metaphors and boxes

Posted on April 30, 2008


I picked up a seashell
To illustrate my homelessness
But a crab crawled out of it
Making it useless

And all my metaphors fell flat
Down on the rocks where we sat
She asked where are you at?

– “The Opposite of Hallelujah” – Jens Lekman

I like words. I like reflection. I like being clever. so, when I have to make sense of my life, I like using metaphors.

metaphors, I’ve found, are convenient. they help me to distance myself from past pains, and ascribe some transcendent, narrative quality to past heroics. in the span of a few sentences, I can cram nearly any situation into a rigid allegorical box, which I can then proceed to stack into neat little piles of personal development. sure, sometimes life doesn’t fit neatly into these easy-to-manage boxes, but that was the convenience of it all.

but as life gets increasingly nebulous and complicated, I’m realizing that my reliance on simplistic ways to frame my understanding won’t always cut it, and ultimately may keep me from developing wholly.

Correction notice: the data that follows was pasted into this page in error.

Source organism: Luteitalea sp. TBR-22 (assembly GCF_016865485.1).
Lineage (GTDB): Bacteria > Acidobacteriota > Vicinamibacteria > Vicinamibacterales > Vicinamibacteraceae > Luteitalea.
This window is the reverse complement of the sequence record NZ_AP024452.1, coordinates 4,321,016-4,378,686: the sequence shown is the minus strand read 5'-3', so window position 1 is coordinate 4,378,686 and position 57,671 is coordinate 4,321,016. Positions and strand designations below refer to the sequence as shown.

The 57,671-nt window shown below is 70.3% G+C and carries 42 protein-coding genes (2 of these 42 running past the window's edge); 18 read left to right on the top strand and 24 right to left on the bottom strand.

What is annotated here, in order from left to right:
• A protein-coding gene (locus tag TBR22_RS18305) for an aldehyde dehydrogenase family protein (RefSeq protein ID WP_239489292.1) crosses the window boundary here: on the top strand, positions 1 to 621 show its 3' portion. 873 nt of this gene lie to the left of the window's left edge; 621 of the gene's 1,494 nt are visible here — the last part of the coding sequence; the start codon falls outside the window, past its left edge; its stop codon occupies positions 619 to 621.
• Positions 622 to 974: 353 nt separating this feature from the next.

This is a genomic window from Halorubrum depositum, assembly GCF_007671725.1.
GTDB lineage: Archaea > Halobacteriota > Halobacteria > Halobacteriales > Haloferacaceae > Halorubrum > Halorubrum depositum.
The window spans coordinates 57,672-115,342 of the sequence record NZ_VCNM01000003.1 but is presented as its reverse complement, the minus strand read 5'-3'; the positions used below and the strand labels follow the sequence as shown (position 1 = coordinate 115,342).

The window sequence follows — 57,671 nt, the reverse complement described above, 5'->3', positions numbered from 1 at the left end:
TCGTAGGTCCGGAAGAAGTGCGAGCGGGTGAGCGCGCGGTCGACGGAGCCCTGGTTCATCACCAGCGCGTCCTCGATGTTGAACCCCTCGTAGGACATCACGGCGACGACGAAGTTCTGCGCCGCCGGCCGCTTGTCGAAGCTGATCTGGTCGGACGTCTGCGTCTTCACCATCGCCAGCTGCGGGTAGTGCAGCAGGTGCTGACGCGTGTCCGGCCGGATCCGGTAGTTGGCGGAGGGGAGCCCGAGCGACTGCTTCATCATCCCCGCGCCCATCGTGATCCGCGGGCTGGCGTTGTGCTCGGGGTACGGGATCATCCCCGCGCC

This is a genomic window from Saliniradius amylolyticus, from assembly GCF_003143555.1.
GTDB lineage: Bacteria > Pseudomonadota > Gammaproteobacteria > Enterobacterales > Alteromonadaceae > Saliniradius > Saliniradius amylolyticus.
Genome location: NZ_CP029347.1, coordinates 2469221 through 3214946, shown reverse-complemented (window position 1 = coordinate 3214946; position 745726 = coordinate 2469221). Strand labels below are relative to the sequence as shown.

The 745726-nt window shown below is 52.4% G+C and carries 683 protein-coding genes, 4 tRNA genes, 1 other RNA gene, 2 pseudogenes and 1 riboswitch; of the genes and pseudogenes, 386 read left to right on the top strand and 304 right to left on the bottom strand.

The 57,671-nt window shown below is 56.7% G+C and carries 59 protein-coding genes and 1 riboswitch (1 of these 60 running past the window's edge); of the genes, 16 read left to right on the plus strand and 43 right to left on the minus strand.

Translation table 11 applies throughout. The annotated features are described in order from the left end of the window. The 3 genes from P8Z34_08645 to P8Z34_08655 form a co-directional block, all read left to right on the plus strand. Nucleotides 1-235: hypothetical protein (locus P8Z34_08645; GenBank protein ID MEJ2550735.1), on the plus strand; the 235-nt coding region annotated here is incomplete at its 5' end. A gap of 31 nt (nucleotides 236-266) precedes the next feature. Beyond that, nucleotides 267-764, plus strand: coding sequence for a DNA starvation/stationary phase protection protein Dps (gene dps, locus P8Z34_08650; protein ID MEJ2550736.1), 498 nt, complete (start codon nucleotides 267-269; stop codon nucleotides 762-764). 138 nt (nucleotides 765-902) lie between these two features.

I find myself in frames of mind stemming from three distinct times:

  • anxieties and uncertainty stemming from my current situations, circumstances, and experiences present themselves with every instance my alarm clock goes off.
  • as I ready myself to enter another phase of my perpetually TBD life, thoughts of future plans, successes, failures, sorrows, and joys run rampant.
  • reminders of my past shortcomings and eff-ups quietly creep their way back into my conscience and quell the roars of hope and excitement. and, to counter that, memories and lessons of previous victories desperately fan the embers of anticipation and the unknown.

and as much sense I’ve made and wisdom I’ve gained by extrapolating lesson after lesson through this wonderfully disconnected way to frame my firsthand experiences, I’m slowly learning that it’s an imperfect system. not completely faulty, and by no means invalid, but imperfect. not every experience will bring a lesson, and not every lesson can be translated. not every experience can be tamed and corralled into a tiny cage to help me “get it,” nor will every experience come with a convenient, clever metaphor.

the irony of quoting a song isn’t lost on me. metaphors and imagery and allegory and allusion certainly have their places in the process of understanding. metaphors will fall flat, and I’ll just have to frame, learn, and grow in other ways.